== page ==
To know Danny is to know that he doesn’t screw up. I placed the crosshairs of my rifle behind the sheep’s shoulder, then considered the steep angle of the shot and adjusted my point of aim. I took a breath, let half of it out, and squeezed the trigger. The ram stood up, but then he got woozy looking and toppled over and dropped from view.
In spite of the fact that a slip and fall could have been fatal, the three of us half-scrambled and half-slid down the cliff face without even thinking of the danger. Far and away, the most exhilarating moments when you’re hunting big game in rough country come as you’re climbing up or down toward a fallen animal. It felt as if I might explode with tension and stress and anticipation. And then I finally got down to where I thought the animal would be, but it wasn’t there. I was hit by a horrible feeling that the wounded ram had escaped. Matt rushed past me and climbed down to the next ledge and then let out a whoop. There it was, dead.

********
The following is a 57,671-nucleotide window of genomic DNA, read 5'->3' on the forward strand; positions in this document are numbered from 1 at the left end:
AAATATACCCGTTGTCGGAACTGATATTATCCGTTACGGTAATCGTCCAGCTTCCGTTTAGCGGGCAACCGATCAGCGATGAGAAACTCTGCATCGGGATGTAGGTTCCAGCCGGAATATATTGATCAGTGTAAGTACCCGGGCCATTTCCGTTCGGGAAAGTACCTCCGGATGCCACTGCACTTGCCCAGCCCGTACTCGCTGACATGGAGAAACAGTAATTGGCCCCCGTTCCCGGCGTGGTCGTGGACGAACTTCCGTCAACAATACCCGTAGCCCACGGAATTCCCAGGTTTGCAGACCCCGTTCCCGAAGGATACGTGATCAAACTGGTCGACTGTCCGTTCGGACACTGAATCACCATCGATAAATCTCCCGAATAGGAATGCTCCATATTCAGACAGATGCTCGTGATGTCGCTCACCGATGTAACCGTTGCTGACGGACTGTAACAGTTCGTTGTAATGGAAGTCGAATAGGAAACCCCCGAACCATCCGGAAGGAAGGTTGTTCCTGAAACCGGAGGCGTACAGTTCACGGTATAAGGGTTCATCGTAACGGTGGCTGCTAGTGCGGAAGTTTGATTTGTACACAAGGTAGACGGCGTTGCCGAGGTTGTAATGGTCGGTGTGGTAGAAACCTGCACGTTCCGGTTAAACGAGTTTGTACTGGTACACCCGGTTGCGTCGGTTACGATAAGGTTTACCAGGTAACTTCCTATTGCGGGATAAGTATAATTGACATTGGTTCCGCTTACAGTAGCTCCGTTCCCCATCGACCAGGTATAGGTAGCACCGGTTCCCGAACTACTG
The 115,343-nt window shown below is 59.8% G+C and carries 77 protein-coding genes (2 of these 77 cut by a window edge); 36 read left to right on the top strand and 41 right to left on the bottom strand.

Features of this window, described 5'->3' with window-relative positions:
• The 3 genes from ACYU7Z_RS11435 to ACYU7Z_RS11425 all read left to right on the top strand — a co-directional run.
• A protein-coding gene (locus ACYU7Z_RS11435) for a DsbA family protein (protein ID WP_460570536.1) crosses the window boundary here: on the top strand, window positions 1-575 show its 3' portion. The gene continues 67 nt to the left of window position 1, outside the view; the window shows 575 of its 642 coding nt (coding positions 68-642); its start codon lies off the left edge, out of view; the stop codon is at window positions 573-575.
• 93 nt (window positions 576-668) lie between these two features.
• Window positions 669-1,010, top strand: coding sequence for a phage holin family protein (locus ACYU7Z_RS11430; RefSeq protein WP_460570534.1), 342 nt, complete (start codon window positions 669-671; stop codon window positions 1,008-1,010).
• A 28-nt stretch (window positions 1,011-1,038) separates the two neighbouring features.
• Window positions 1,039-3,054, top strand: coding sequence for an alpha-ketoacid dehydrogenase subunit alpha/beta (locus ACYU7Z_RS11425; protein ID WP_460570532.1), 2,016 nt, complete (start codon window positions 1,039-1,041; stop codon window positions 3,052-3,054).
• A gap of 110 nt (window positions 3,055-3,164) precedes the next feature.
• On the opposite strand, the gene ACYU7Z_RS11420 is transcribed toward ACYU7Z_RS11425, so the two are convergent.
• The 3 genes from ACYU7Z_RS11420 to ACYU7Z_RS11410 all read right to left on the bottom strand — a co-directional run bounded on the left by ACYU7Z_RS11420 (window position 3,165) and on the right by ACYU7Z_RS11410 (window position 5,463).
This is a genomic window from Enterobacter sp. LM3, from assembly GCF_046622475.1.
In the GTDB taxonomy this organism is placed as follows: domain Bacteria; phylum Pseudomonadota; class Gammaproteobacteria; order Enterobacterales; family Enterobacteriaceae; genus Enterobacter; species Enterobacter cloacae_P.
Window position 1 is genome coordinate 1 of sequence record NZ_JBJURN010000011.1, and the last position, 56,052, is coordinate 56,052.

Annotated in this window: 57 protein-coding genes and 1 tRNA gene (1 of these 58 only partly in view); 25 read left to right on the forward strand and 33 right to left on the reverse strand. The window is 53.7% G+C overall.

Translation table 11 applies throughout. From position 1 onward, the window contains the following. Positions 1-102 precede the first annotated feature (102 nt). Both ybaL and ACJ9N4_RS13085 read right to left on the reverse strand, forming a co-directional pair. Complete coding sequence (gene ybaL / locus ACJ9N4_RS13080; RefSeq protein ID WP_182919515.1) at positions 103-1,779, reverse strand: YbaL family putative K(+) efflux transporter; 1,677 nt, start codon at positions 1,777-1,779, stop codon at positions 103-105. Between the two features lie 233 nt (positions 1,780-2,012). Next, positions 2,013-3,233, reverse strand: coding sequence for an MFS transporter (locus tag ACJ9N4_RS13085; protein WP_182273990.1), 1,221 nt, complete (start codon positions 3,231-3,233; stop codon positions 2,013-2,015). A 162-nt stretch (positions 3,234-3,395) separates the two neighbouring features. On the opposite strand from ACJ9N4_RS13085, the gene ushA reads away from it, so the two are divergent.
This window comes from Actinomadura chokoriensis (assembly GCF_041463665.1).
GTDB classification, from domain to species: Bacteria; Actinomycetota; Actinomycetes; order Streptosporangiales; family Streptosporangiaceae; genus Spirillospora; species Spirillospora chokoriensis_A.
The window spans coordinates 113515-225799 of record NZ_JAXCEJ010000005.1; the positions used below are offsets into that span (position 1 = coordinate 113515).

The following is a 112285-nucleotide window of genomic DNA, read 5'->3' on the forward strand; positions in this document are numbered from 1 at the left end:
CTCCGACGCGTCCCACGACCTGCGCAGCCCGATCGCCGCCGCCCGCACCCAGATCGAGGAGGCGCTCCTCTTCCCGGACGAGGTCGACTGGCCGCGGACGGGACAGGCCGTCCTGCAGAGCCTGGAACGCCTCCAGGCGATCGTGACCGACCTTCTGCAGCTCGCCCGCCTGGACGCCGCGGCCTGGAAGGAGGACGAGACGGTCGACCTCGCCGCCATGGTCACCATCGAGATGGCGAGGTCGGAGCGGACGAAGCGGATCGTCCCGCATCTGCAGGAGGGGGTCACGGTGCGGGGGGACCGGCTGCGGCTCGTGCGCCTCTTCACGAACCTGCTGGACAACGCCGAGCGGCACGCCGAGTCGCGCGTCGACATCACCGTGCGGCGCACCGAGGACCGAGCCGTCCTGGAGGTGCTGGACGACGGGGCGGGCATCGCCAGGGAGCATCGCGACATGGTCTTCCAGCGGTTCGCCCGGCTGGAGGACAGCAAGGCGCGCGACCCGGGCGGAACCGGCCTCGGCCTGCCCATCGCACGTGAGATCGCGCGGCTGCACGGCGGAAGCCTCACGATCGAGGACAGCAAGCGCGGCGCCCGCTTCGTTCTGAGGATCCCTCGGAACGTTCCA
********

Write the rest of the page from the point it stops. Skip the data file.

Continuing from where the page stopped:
The horns of a Dall sheep are so bizarrely curled and beautiful, and the first thing I did was lift the ram’s head by its horns in order to feel their mass and power. Through the horns, a sheep can deliver and receive blows with about 40 times the energy required to fracture a human skull. But the initial thrill of holding the horns was quickly replaced by a panicked feeling. Neither of the horns seemed to come quite full circle. Instead of curling tightly, they spiraled outward in long, lazy arcs. Only one side was broomed, and that one only slightly. I frantically began counting the annuli, as did Matt and Danny. We counted together from the base outward, and then recounted the rings from the tip back toward the base. Without a doubt, the ram was nine years old. It was legal.
From the book Meat Eater by Steven Rinella. Copyright 2012 by Steven Rinella. Reprinted by arrangement with Spiegel & Grau, an imprint of The Random House Publishing Group, a division of Random House, Inc. All rights reserved.